Yesterday was Ian’s 26th birthday.
I don’t know when he grew up. He just did.
And didn’t, of course. The young man who is also a child, forever straddling the fence of childhood and adulthood, with a foot in each but never truly one thing or the other…
If I think about it too hard, I feel tired, and occasionally a little overwhelmed.
Ian was only ever a blessing to us. Even when it got difficult. Within the sphere of our little family, everything has always run smoothly and easily. Effortlessly, almost. We know how to keep Ian happy, and he knows what is required of him on a day-to-day basis. There is a pattern to the day, and it varies very little from week to week, month to month.
I am older now, just as Ian is. And today I find my head crowded with worries about Ian’s future. Not whether or not he will be cared for and looked after; that is already sorted. More along the lines of who will sing to him when he suggests it? Who will stroke his forehead when he’s tired? Who will hold him when he’s in pain? Who will push him that little bit when he needs reminding to get dressed, or move his chair in at the dinner table, or answer a question properly?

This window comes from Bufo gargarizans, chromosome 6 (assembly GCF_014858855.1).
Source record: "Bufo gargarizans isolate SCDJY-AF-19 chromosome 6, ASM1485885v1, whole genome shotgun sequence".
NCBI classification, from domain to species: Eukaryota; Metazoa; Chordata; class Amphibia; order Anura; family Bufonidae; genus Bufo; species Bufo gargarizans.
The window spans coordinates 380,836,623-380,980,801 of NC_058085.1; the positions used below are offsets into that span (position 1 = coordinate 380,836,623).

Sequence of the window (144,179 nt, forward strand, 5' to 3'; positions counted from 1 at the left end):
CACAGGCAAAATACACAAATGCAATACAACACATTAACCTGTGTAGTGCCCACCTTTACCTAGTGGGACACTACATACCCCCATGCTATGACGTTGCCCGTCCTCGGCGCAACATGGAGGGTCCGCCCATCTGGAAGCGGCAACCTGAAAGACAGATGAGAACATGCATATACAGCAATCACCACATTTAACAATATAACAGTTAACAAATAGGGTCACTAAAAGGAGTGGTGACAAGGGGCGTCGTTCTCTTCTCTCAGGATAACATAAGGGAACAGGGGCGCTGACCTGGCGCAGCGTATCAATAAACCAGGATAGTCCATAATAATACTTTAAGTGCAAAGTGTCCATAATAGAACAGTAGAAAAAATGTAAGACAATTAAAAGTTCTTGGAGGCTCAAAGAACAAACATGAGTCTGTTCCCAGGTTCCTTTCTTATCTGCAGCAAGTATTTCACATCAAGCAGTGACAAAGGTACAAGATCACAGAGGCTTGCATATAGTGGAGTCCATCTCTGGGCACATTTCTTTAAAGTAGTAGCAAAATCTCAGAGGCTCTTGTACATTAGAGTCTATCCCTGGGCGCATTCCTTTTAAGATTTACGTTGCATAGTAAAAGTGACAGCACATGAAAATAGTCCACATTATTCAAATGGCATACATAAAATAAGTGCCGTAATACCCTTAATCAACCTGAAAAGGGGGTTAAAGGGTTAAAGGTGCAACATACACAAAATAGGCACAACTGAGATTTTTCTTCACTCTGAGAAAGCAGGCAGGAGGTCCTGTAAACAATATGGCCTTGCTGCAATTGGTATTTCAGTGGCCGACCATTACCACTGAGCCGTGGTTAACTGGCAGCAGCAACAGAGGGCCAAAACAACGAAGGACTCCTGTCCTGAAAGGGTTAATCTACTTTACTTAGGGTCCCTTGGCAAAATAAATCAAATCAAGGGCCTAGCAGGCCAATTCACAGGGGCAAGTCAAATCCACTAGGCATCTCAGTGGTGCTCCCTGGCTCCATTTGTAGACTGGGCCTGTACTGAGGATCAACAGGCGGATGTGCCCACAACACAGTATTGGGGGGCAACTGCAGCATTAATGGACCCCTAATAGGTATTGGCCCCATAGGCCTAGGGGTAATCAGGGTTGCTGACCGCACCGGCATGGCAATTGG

Who will mother the forever child, when his own mother is no longer there?
For this is the crux of our biggest worry : That people with autism have a normal life expectancy. My child could outlive me by decades.
I didn’t mean to get all serious – perhaps even a bit maudlin – when I started this latest blog. These are just the thoughts crowding my head this season of birthdays, both Ian’s and mine. But perhaps they are thoughts worth sharing, as the year winds down and winter (in the northern hemisphere) makes us all more introspective.
Ian had a good birthday, with presents (books, of course) that he was happy to receive, and homemade chocolate cake, and candles to blow out, and singing – which Ian led.
And now my “little angel sent from heaven” is a strapping 26-year-old.
Do you know what makes me happiest when I look at recent photographs of Ian? The laugh lines at the corners of his eyes! There, I can see the joy he takes in life. Evidence of all those times he was happy, and laughing. That’s all we want for our children, isn’t it? To see them happy.
If I have achieved nothing else, I have achieved that.